Personal Mission, Vision, and Values Statements in Law School

Personal Mission, Vision, and Values Statements in Law SchoolThis week we welcome back guest writer Cathlyn Melvin to talk about finding a personal mission and figuring out your values as a law student and future lawyer.

Standing at a gas pump, your eyes glaze over at a posted paragraph about the fuel supplier’s mission to be “the world’s premier petroleum company.”

Okay.

Corporate mission statements, according to former Forbes contributor Len Sherman, “all say the right things about management’s deep concern for customers, employees, shareholders, communities and even planet Earth.”

Since they all sound kinda alike, and we’re all kinda jaded, business mission statements just don’t matter that much to consumers.

For the people who are shaping the business, though, mission statements address why and how they do what they do. Vision statements imagine the world the business wants to create—the impact the business wants to have on their community. And values statements explain what they believe in—what principles guide them.

Obviously, being a law student is different than being a business owner.

Even so, clearly articulating your own principles and goals for how you’ll affect the world can help you stay grounded through school. “It’s easy to lose sight of what’s important,” explains University of Florida 2L Morgan Zwirn, “…. but remember that you don’t have to compromise your self-worth for a grade or change your path because that is what you see others doing.”

So when it comes to mission, vision, and values, I want you to think like a business.

Law school means hard work, long hours, confusing material, and general frustration and exhaustion. In the first semester, my class lost more than one student, and many more considered dropping out partway through. We’ll lose more as we go, and that’s okay. In fact, doing your homework on your values, vision, and mission might just convince you law school isn’t the right path for you at all—or, it might help you realize that you do want to stick around.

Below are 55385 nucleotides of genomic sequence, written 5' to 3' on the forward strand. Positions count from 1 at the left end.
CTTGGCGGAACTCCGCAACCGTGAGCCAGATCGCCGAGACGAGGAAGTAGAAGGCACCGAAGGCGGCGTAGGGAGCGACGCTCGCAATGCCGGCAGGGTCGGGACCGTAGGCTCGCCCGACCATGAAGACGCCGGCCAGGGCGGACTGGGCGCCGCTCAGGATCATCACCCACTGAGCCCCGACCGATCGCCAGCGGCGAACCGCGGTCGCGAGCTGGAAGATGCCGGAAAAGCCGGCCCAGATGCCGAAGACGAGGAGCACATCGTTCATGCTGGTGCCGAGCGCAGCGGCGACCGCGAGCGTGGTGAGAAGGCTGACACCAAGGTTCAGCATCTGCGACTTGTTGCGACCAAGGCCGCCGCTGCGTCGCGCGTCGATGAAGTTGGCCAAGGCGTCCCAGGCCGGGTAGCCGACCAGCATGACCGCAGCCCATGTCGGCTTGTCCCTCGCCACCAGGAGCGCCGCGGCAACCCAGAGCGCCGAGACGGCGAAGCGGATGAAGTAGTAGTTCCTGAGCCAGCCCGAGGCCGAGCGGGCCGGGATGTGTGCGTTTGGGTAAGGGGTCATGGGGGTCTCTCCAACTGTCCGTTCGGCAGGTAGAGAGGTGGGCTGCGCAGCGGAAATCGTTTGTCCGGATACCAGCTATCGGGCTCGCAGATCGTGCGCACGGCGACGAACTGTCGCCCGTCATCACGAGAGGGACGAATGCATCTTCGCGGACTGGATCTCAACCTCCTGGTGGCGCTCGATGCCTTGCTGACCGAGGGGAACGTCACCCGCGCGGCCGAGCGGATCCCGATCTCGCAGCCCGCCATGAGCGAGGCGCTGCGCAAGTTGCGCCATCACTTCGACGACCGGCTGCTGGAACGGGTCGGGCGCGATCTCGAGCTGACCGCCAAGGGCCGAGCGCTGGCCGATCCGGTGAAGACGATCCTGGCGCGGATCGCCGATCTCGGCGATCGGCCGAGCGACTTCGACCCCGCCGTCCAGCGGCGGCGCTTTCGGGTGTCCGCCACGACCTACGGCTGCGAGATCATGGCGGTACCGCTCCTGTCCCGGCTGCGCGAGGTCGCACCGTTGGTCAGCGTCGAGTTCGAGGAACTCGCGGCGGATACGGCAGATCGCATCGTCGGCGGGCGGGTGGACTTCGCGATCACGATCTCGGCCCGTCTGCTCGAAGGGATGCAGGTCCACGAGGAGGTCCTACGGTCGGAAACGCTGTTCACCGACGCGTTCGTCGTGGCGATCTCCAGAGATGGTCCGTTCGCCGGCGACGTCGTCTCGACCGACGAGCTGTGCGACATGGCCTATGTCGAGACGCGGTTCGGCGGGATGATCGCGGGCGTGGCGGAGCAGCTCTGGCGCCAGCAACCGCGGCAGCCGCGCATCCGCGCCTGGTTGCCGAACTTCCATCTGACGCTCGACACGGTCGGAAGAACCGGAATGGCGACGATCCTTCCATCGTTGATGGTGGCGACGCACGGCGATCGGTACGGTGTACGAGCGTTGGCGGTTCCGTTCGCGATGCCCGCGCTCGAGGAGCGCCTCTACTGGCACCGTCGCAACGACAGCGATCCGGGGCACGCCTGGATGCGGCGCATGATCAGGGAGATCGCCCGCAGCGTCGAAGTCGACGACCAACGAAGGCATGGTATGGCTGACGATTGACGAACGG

The best time to do this work is before you ever get started, of course, and then revisit your mission, vision, and values statements every few months to ensure you’re in alignment with them (or to determine that they’ve actually changed).

But if you’re already in school and this is all new, then this is the perfect time for you to think through your mission, vision, and values.

What are my values?

What values are important to you? Write them down in order of most important to least important. Sometimes our values conflict, and having a prioritized list can help us make decisions when they do.

I recently had a conversation with a friend in which she was trying to make a decision about a purchase—and ultimately, it got down to her values.

“I like to listen to audiobooks,” she told me, “because I value efficiency, and I can listen and drive or fold laundry at the same time. I also value supporting the minority-owned independent bookstore in my neighborhood because I want to commit to that economy and community.”